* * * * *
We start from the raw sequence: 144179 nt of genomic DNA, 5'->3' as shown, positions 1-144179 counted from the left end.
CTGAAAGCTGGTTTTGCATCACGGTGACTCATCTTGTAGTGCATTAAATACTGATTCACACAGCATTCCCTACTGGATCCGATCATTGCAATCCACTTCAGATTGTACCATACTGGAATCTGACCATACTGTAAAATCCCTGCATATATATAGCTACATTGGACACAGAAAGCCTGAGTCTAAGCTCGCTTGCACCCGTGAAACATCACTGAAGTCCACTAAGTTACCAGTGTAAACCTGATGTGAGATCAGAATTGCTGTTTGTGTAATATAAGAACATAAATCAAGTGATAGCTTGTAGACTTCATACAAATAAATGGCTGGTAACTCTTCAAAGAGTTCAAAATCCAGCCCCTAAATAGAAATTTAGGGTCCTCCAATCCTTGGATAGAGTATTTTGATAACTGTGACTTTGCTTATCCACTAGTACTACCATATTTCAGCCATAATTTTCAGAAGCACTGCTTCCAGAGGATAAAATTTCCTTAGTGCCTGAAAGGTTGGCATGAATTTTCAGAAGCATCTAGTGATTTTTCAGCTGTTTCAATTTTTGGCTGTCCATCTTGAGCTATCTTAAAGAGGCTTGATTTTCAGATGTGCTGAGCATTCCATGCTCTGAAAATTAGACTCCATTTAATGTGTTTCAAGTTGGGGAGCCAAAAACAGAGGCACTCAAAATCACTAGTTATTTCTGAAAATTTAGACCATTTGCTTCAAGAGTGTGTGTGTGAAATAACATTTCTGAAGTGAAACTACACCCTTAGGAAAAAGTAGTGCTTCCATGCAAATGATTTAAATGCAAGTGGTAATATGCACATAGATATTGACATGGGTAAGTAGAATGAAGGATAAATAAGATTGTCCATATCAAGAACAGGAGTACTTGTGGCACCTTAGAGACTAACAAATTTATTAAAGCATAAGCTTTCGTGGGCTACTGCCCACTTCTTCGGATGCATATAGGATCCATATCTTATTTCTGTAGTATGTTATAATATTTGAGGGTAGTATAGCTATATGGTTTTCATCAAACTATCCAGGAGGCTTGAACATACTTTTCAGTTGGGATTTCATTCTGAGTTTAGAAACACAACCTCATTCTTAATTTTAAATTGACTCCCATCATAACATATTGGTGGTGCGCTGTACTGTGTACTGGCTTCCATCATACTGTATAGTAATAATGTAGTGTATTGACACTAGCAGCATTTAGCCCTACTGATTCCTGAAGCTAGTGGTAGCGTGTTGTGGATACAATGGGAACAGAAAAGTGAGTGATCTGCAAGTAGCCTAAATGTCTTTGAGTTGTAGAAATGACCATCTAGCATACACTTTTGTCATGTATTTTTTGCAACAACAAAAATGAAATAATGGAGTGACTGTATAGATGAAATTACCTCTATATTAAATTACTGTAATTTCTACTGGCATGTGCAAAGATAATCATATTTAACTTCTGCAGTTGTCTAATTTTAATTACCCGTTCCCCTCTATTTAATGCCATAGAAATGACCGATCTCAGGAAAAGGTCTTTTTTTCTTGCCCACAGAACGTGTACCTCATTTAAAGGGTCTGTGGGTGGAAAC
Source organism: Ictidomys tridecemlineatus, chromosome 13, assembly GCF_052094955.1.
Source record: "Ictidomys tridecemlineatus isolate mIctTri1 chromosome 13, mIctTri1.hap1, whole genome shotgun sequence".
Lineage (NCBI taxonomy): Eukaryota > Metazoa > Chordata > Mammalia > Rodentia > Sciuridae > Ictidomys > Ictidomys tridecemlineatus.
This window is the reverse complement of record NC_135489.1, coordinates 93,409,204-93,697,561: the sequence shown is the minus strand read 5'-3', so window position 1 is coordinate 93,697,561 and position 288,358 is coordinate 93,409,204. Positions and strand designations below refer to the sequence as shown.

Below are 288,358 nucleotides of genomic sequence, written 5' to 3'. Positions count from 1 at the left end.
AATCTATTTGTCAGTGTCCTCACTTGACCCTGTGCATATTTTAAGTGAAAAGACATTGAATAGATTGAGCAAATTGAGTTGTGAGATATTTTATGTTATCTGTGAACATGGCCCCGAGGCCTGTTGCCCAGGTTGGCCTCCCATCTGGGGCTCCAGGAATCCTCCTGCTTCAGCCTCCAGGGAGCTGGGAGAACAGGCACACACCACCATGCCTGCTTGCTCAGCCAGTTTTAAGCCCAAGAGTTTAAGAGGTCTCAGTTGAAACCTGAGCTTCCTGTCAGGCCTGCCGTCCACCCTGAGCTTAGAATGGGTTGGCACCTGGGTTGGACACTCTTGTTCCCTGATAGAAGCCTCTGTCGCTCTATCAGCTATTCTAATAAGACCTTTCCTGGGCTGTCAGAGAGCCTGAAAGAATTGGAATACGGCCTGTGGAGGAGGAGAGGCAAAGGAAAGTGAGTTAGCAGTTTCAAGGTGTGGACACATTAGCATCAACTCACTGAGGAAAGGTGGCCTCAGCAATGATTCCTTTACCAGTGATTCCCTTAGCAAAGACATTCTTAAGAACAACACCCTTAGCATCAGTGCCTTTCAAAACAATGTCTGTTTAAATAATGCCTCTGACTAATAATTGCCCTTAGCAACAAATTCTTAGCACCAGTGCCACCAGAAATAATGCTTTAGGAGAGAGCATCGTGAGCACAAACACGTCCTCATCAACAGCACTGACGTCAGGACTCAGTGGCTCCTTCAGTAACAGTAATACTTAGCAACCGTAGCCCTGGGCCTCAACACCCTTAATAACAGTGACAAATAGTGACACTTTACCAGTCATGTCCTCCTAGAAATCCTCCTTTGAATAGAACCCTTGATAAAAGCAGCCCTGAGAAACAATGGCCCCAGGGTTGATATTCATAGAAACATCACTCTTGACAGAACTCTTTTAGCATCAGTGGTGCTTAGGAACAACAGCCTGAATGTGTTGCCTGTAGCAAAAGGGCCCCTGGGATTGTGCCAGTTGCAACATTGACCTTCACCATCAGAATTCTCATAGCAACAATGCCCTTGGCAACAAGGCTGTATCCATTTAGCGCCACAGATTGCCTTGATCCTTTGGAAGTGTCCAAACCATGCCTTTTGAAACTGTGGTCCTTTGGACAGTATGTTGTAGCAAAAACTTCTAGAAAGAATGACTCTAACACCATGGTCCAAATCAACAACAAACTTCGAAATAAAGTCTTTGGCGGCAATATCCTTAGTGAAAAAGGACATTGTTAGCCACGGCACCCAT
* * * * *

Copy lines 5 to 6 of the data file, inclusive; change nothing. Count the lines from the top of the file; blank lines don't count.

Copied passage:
Lineage (NCBI taxonomy): Eukaryota > Metazoa > Chordata > Mammalia > Rodentia > Sciuridae > Ictidomys > Ictidomys tridecemlineatus.
This window is the reverse complement of record NC_135489.1, coordinates 93,409,204-93,697,561: the sequence shown is the minus strand read 5'-3', so window position 1 is coordinate 93,697,561 and position 288,358 is coordinate 93,409,204. Positions and strand designations below refer to the sequence as shown.